Immigration and Customs Enforcement (ICE) has made some impressive strides since its creation almost a decade ago. In fiscal 2011, the agency handled the deportations of more than 188,000 illegal immigrants with criminal convictions — an all-time high.
Agents made more than 31,000 criminal arrests in cases involving everything from counterterrorism to illegal employment and teamed up with the Labor and Justice departments on an initiative to prevent human trafficking.
But the agency still faces challenges — and the biggest may stem from its position in the thick of a fiercely charged political debate.
In a nation where an estimated 11.5 million illegal immigrants are both a lightning rod and a major economic force, ICE leaders “have a very difficult job in trying to figure out how to carry out their mission,” said Doris Meissner, a senior fellow at the nonpartisan Migration Policy Institute and former top immigration official under the Clinton administration. That means balancing law enforcement responsibilities with individuals’ civil rights and broader considerations “for what national interest goals are really being served,” she said.
“Our immigration policy has been messed up and hypocritical for at least 40 or 50 years,” said Neville Cramer, a retired supervisory immigration special agent who is now a consultant. “When you have to manage people in that kind of scenario, you’re asking for trouble.”
The tension inherent in the agency’s role erupted into public view in August, when 10 ICE law enforcement officers sued to block implementation of an Obama administration directive allowing many illegal immigrants who came to the U.S. as children to get work permits.
Immigration laws aren’t intended to deport “productive young people” to countries they may barely know, Department of Homeland Security Secretary Janet Napolitano wrote in the June directive calling for prosecutorial discretion. In their suit filed in U.S. District Court in Dallas, the ICE officers countered that the new policy commands them “to violate their oaths to uphold and support federal law.” A judge has not yet ruled on their request for an injunction; as of last week, DHS lawyers had not responded in court.
In a statement, ICE spokesman Gillian Christensen termed the new policy a temporary measure that is an extension of the agency’s policy of targeting resources on deporting illegal immigrants with criminal backgrounds.
On top of that, ICE, like many other federal agencies, now faces a money pinch, with its fiscal 2013 budget dropping almost 4 percent from $5.5 billion to $5.3 billion under the administration’s fiscal request. The agency plans to trim its workforce by almost 200 employees while making modest cuts to its information technology budget, ICE Director John Morton said at a March congressional hearing.
At the same time, the agency wants almost $139 million to complete the national rollout of Secure Communities, a four-year old program that uses fingerprints from immigrants arrested by state and local law enforcement to track down those with criminal records. Although the new fiscal year began last week, Congress has not approved annual budgets for DHS or any other federal agency, instead keeping them roughly at last year’s spending levels through March.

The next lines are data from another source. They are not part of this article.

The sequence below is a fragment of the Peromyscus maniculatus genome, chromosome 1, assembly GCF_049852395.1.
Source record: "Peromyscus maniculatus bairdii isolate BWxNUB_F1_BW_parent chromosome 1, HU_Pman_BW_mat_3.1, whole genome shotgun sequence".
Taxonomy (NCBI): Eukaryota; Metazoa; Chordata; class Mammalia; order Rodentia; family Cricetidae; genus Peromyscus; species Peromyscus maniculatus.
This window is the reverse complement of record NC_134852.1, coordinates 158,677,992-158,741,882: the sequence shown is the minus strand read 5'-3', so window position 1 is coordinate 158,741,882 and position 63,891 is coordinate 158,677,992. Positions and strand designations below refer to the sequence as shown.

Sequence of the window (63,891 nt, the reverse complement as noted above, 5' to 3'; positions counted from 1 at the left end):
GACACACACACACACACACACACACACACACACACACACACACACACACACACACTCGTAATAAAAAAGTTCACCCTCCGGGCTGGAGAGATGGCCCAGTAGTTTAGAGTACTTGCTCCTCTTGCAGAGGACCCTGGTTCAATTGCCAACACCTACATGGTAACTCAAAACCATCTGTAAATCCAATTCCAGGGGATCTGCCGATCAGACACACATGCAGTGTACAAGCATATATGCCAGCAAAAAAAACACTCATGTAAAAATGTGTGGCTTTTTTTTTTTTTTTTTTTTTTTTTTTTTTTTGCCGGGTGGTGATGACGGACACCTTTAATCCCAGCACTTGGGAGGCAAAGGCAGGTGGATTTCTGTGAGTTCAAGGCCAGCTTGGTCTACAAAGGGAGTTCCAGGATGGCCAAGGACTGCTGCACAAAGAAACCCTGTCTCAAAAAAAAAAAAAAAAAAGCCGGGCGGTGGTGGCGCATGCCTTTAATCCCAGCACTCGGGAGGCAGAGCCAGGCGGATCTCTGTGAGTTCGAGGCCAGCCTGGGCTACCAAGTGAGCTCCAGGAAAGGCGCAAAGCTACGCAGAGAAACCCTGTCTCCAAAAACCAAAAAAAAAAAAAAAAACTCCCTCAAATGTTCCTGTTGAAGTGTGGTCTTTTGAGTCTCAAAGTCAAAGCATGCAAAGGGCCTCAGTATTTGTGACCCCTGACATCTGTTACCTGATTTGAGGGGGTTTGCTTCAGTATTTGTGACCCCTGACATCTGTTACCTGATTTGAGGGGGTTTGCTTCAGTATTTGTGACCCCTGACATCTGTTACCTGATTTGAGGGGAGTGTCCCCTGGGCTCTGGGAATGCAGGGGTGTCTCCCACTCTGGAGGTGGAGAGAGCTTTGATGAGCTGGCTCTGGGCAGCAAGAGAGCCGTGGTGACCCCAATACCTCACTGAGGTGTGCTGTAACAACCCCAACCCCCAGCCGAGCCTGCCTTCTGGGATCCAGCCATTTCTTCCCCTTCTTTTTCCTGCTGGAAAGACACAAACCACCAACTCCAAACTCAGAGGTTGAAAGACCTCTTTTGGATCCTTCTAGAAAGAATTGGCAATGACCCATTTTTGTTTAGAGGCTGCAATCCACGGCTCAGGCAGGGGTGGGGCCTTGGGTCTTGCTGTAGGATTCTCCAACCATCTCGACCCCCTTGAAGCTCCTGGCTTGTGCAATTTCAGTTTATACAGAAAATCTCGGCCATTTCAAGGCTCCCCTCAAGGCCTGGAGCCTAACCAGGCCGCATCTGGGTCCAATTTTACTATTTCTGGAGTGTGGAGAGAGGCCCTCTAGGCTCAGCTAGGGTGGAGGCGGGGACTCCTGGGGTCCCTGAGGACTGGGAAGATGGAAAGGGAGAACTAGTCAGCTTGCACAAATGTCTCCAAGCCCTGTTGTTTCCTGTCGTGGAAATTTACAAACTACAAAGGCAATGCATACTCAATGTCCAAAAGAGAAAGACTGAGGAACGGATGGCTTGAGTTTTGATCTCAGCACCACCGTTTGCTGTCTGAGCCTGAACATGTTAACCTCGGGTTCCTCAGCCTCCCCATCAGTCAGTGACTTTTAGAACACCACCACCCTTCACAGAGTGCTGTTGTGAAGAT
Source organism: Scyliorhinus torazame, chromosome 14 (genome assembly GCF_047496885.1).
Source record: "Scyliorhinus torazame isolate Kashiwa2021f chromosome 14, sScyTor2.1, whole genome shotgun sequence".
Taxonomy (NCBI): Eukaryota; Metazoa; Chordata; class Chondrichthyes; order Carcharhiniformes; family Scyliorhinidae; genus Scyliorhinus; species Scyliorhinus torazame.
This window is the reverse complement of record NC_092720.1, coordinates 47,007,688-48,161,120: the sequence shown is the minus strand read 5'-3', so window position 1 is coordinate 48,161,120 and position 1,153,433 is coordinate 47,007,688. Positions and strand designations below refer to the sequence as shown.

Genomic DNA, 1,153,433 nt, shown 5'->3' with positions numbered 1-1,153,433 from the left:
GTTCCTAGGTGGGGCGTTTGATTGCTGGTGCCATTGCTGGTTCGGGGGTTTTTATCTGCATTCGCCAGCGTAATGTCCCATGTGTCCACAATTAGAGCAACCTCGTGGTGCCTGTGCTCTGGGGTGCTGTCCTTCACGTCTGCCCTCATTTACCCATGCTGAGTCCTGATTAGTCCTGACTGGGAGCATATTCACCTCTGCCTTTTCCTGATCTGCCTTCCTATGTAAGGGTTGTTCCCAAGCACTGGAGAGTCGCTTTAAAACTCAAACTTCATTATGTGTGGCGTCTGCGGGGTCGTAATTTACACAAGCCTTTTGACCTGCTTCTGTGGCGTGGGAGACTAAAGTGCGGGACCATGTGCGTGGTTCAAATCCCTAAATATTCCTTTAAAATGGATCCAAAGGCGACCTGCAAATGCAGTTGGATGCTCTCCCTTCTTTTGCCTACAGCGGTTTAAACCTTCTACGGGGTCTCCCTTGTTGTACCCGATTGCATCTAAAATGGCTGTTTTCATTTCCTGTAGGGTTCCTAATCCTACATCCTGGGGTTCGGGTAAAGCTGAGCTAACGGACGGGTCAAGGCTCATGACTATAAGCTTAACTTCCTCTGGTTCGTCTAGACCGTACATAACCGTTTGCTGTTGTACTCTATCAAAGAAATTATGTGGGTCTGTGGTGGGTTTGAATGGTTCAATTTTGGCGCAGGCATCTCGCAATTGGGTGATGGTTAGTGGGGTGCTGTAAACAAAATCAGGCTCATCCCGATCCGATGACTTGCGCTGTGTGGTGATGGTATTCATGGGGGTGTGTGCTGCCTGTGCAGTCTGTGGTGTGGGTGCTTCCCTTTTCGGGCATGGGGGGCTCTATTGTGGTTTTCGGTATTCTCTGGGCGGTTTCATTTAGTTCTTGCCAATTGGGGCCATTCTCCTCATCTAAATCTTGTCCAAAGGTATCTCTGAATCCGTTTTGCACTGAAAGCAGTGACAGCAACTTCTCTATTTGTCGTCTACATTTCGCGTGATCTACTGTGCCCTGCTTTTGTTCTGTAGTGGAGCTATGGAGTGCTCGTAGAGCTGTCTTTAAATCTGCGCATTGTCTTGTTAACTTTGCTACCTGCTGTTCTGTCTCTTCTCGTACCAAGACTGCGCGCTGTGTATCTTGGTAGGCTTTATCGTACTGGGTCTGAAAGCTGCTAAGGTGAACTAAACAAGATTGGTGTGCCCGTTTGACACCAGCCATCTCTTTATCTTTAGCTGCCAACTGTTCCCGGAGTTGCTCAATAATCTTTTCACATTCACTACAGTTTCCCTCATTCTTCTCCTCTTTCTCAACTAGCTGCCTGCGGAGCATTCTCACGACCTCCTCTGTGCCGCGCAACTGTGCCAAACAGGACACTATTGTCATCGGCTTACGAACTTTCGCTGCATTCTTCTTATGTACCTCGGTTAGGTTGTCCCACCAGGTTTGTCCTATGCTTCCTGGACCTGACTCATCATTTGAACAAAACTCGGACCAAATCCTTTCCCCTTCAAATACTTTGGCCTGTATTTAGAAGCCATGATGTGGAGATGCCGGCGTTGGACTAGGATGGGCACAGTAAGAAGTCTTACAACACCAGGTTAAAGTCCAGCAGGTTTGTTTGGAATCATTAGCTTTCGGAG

ICE was created in 2003 by absorbing parts of the Justice Department’s Immigration and Naturalization Service and the Customs Service. By size, it ranks only behind the FBI in the lineup of federal investigative agencies.
Of the three immigration agencies within DHS, ICE probably faced the biggest organizational challenges, in such areas as meshing different missions, training needs and management structures; and setting “meaningful” law enforcement priorities in light of its numerous responsibilities, according to a 2009 report by the Migration Policy Institute.
Meissner credited ICE with progress on a number of fronts, such as stepping up pressure on employers to stop hiring illegal workers through “work-site enforcement” investigations and a greater focus on serious criminal activity.
But criticism has come from both sides in the immigration debate.
Immigrant advocates have objected, for example, that many of those deported because of criminal records were guilty only of traffic violations and other relatively minor offenses.
But in a July report, the Federation for American Immigration Reform, an advocacy group critical of White House policies, accused ICE of misrepresentation by claiming a record number of deportations in 2010. While deportations of criminal illegal immigrants increased, the group said, the number of deportations of noncriminals actually went down.
In a separate review released two months earlier, the nonpartisan Congressional Research Service raised questions about ICE’s emphasis on work-site enforcement.
In 2011, for example, the agency reported 586 criminal convictions of companies and individuals charged with knowingly hiring illegals and related violations, a big jump from the 333 reported the preceding year.
That figure was still far below the 2008 total of 908. While the CRS report noted the possibility of lag times between arrests, indictments and convictions, the volume of criminal fines and forfeitures fell 80 percent from $36.6 million in 2010 to $7.2 million last year. For both measures, moreover, the amounts “seem quite small relative to the estimated size of the unauthorized alien workforce,” the report said.
ICE also confronts a serious morale problem among its staff.
Last year, ICE ranked 222nd out of 240 agency subcomponents in the Partnership for Public Service’s annual survey of best places to work within the federal government.